Is rosemary replacing basil as the herb of the '80s? It certainly seems likely, for not only is it being used by itself more often, it is being combined with basil in many dishes to add still another deliciously aromatic element. Fortunately the two herbs are excellent complements.
As experienced cooks and kitchen dabblers know, rosemary is not one of the more subtle culinary herbs. It has a decided aroma and imparts an elegant, yet pronounced, flavor to foods.
A woody, shrublike plant, rosemary grows rampant under the right climatic conditions. Never will I forget traveling through southern Italy and watching local cooks casually harvest rosemary for their day's cooking from enormous bushes that grew wild along the median strips in the main streets in several small towns. Undoubtedly the constant culinary pruning kept the bushes under control, while the pervasive scent of the evergreen herb made one hungry.
Inexperienced gardeners who have planted rosemary expecting to have a nice small, controllable patch of the herb are often horrified to find it is a shrub to be reckoned with. Over a period of years, it can grow to almost six feet high, and sprawling. It tends to take over the garden unless closely monitored. So if you plan to plant rosemary in your herb garden, consider planting it at the back of the garden in a sunny spot with plenty of room for it to spread out. Or, if space is a problem, plant rosemary in a large pot so you can control its growth.
With the ready availability of fresh herbs of all kinds, it seems a shame to settle for seasoning foods with dried rosemary. But, admittedly, there are times when those little bottles on your spice shelf come in handy.
The usual problem with dried herbs and spices is that people tend to keep using them long after they have lost any semblance of flavor. Rarely do people think to replace a jar of herbs or spices unless it's empty. And it's impossible for old, tired, dried herbs to do their seasoning job properly. If your bottled herbs seem to be losing their oomph, a good deep whiff of the opened jar should reveal the story.
No aroma--or a weak aroma--means it's time to replace that particular herb. And while you're about it, check the herb's color. Dried herbs that should be green but have turned an anemic gray are over the hill. Herbs are used to provide flavor, and when the flavor is gone, it's false economy not to replace the herbs. The rule of thumb, incidentally, for substituting fresh herbs for dried herbs is generally three to one: Use one tablespoon of fresh herbs for each teaspoon of dried herbs.
One of the great charms of rosemary is that it goes so well with such a variety of foods. It is strong enough to stand up to red meats such as beef or lamb; it blends well with olive and other oils to make excellent salad dressings; it adds aroma and flavor to egg dishes, and so on. Do remember when using fresh rosemary in particular, however, that it's better to err by adding too little rather than too much. It can become overpowering if not handled with caution.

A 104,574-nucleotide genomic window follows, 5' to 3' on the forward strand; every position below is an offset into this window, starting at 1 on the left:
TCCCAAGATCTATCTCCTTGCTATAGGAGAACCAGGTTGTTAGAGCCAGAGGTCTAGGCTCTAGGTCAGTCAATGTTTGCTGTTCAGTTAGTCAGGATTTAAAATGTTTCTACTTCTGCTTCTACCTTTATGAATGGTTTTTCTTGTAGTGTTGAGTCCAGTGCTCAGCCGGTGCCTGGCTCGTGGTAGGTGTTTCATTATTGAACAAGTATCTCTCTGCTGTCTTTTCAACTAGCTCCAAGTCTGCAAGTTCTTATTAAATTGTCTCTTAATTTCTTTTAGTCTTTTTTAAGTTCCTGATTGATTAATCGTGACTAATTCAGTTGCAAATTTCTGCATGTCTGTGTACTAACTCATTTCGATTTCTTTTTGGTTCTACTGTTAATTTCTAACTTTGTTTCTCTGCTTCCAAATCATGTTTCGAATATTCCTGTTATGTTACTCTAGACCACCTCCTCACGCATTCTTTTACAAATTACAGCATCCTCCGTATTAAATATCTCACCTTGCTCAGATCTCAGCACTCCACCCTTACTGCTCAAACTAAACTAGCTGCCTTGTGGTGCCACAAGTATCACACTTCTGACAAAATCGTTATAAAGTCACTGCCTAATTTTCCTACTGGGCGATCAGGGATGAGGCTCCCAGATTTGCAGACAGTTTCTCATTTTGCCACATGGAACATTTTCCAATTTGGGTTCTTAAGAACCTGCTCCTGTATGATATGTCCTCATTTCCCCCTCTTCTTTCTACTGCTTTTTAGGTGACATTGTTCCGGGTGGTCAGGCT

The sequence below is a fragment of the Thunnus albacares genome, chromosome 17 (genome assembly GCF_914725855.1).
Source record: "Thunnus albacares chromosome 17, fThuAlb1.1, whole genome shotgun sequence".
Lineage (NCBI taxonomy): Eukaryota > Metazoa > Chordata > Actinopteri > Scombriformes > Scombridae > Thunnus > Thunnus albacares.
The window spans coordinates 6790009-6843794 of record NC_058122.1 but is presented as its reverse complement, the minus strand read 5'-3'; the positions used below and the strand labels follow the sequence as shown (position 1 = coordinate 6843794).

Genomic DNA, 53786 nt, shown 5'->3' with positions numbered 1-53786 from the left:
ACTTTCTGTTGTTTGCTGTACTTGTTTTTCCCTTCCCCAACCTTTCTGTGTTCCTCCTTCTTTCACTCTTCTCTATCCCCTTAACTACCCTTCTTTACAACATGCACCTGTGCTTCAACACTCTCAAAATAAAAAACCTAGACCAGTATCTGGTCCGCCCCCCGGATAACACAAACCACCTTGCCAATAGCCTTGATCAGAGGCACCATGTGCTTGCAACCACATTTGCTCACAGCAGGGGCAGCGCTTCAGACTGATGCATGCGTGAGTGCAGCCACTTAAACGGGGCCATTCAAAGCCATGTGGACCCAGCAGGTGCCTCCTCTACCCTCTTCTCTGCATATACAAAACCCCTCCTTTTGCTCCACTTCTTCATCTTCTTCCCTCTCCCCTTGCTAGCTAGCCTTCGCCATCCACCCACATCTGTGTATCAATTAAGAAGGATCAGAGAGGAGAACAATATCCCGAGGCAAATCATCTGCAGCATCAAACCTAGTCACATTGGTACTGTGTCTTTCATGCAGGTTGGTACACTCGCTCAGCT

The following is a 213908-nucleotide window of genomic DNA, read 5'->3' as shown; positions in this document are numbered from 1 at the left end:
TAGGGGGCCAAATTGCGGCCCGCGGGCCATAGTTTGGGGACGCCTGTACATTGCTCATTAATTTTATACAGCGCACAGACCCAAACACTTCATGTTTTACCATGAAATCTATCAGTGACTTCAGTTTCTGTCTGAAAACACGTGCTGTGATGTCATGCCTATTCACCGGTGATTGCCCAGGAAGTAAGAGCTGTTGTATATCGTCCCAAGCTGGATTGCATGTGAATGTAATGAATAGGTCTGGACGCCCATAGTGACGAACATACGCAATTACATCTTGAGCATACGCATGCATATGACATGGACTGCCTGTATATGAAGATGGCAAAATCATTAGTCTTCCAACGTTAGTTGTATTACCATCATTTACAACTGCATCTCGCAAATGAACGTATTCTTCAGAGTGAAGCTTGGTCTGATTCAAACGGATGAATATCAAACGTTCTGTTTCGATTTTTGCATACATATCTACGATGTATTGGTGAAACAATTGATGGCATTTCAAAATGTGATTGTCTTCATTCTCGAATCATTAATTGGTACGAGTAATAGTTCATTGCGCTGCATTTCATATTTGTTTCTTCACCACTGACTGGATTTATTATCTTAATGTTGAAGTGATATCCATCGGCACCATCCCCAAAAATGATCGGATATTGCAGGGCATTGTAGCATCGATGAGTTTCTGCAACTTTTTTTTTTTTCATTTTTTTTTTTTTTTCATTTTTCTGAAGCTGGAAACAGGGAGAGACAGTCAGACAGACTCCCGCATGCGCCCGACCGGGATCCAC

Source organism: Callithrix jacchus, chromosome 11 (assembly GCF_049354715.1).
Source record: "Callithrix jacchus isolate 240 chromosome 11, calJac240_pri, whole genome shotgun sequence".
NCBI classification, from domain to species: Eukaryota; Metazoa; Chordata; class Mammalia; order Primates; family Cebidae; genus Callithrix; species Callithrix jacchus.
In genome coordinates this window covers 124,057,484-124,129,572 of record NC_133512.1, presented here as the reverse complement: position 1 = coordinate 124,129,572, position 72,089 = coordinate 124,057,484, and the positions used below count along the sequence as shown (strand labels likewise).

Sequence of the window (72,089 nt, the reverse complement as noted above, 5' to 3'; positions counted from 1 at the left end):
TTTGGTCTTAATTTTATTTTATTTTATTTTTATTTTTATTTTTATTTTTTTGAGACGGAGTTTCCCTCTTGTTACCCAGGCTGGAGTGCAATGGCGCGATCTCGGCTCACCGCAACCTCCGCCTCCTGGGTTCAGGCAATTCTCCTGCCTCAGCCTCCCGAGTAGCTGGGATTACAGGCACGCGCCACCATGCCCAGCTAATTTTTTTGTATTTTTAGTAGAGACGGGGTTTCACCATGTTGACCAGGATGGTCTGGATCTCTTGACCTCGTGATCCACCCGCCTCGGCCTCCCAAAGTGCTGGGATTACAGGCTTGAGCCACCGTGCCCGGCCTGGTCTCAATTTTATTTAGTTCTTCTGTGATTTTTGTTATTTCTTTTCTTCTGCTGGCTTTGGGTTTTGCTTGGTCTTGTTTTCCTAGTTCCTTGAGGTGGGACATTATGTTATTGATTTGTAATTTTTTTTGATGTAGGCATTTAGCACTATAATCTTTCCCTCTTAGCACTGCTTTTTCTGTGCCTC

One other tip for using fresh rosemary: When you use it in soups, stews and the like, don't bother stripping the individual leaves from the sprigs. Use the sprigs whole and simply remove them before serving.
The following recipes show the wonderful versatility of this memorable seasoning.
ROLLED LEG OF LAMB
1/2 cup minced onion
3 cloves garlic, minced
3 tablespoons butter or margarine
2 cups soft bread crumbs
1 tablespoon minced rosemary leaves
1 (4-pound) boned leg of lamb
1 tablespoon Dijon mustard
Saute onion and garlic in butter until tender. Stir in bread crumbs and rosemary leaves, and season to taste with salt and pepper. Open leg of lamb flat on board. Spread mustard over inside of lamb. Set aside 1/2 cup crumb mixture and sprinkle remaining crumb mixture over mustard. Roll meat into original shape and tie with string. Rub olive oil over outer surface of lamb and season to taste with salt and pepper.
Place lamb in roasting pan. Pat reserved 1/2 cup crumb mixture over lamb. Roast at 325 degrees to desired degree of doneness, 160 degrees for medium or about 30 to 40 minutes per pound. Allow to stand 15 to 20 minutes before carving. Makes 8 to 10 servings.
1 package yeast
1/4 cup warm water
1/2 cup milk
1/3 cup sugar
1/2 teaspoon salt
2 egg yolks
1 cup softened butter or margarine
2 tablespoons rosemary leaves
3 1/2 to 4 cups flour
Sprinkle yeast over water in small bowl. Stir to dissolve. Heat together milk, sugar and salt until slightly warm. Beat 4 eggs with egg yolks. Beat in yeast, milk mixture and butter. Add rosemary. Add enough flour to make soft dough. Knead lightly and place in lightly greased bowl in warm spot. Cover and let rise in warm, draft-free spot until dough doubles in bulk.
Punch down and shape into 2 braided loaves or 12 individual brioche on lightly floured surface, adding flour as necessary.